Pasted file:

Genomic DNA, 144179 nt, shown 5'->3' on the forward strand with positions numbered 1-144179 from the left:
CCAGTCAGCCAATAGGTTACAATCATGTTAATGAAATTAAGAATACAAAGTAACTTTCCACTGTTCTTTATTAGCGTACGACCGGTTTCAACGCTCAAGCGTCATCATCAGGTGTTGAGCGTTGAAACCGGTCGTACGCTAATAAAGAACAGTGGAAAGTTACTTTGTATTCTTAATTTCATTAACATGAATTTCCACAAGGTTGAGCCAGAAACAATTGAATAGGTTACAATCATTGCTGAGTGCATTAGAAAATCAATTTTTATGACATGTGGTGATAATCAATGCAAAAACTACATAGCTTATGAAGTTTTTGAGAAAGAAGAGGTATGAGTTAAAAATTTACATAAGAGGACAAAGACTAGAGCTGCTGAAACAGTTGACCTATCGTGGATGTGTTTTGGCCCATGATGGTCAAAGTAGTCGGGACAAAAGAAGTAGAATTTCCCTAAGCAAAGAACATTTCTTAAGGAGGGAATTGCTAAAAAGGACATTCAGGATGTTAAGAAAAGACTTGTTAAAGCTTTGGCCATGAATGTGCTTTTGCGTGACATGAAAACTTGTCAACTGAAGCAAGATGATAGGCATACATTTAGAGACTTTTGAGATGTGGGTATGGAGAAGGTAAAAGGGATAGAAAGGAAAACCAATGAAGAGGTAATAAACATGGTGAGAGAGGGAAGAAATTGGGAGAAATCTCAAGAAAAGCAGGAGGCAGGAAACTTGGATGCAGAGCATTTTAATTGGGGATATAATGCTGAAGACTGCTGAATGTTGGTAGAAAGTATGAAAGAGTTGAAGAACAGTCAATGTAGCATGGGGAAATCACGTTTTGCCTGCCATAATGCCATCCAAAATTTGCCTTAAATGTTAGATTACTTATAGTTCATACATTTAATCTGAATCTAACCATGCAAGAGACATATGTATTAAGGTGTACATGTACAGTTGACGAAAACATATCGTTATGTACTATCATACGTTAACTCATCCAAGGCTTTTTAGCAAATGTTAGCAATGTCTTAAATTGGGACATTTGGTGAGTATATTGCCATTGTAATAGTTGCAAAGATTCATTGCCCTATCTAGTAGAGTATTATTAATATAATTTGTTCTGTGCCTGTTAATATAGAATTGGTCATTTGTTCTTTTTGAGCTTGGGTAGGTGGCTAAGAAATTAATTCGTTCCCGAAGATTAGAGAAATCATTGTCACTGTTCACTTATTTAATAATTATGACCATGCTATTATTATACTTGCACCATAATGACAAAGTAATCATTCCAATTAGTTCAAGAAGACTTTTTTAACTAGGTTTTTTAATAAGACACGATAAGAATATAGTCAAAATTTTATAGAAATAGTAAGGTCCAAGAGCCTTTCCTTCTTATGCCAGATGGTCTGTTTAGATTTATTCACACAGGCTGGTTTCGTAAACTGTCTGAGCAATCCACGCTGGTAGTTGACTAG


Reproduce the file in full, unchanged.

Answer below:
Genomic DNA, 144179 nt, shown 5'->3' on the forward strand with positions numbered 1-144179 from the left:
CCAGTCAGCCAATAGGTTACAATCATGTTAATGAAATTAAGAATACAAAGTAACTTTCCACTGTTCTTTATTAGCGTACGACCGGTTTCAACGCTCAAGCGTCATCATCAGGTGTTGAGCGTTGAAACCGGTCGTACGCTAATAAAGAACAGTGGAAAGTTACTTTGTATTCTTAATTTCATTAACATGAATTTCCACAAGGTTGAGCCAGAAACAATTGAATAGGTTACAATCATTGCTGAGTGCATTAGAAAATCAATTTTTATGACATGTGGTGATAATCAATGCAAAAACTACATAGCTTATGAAGTTTTTGAGAAAGAAGAGGTATGAGTTAAAAATTTACATAAGAGGACAAAGACTAGAGCTGCTGAAACAGTTGACCTATCGTGGATGTGTTTTGGCCCATGATGGTCAAAGTAGTCGGGACAAAAGAAGTAGAATTTCCCTAAGCAAAGAACATTTCTTAAGGAGGGAATTGCTAAAAAGGACATTCAGGATGTTAAGAAAAGACTTGTTAAAGCTTTGGCCATGAATGTGCTTTTGCGTGACATGAAAACTTGTCAACTGAAGCAAGATGATAGGCATACATTTAGAGACTTTTGAGATGTGGGTATGGAGAAGGTAAAAGGGATAGAAAGGAAAACCAATGAAGAGGTAATAAACATGGTGAGAGAGGGAAGAAATTGGGAGAAATCTCAAGAAAAGCAGGAGGCAGGAAACTTGGATGCAGAGCATTTTAATTGGGGATATAATGCTGAAGACTGCTGAATGTTGGTAGAAAGTATGAAAGAGTTGAAGAACAGTCAATGTAGCATGGGGAAATCACGTTTTGCCTGCCATAATGCCATCCAAAATTTGCCTTAAATGTTAGATTACTTATAGTTCATACATTTAATCTGAATCTAACCATGCAAGAGACATATGTATTAAGGTGTACATGTACAGTTGACGAAAACATATCGTTATGTACTATCATACGTTAACTCATCCAAGGCTTTTTAGCAAATGTTAGCAATGTCTTAAATTGGGACATTTGGTGAGTATATTGCCATTGTAATAGTTGCAAAGATTCATTGCCCTATCTAGTAGAGTATTATTAATATAATTTGTTCTGTGCCTGTTAATATAGAATTGGTCATTTGTTCTTTTTGAGCTTGGGTAGGTGGCTAAGAAATTAATTCGTTCCCGAAGATTAGAGAAATCATTGTCACTGTTCACTTATTTAATAATTATGACCATGCTATTATTATACTTGCACCATAATGACAAAGTAATCATTCCAATTAGTTCAAGAAGACTTTTTTAACTAGGTTTTTTAATAAGACACGATAAGAATATAGTCAAAATTTTATAGAAATAGTAAGGTCCAAGAGCCTTTCCTTCTTATGCCAGATGGTCTGTTTAGATTTATTCACACAGGCTGGTTTCGTAAACTGTCTGAGCAATCCACGCTGGTAGTTGACTAG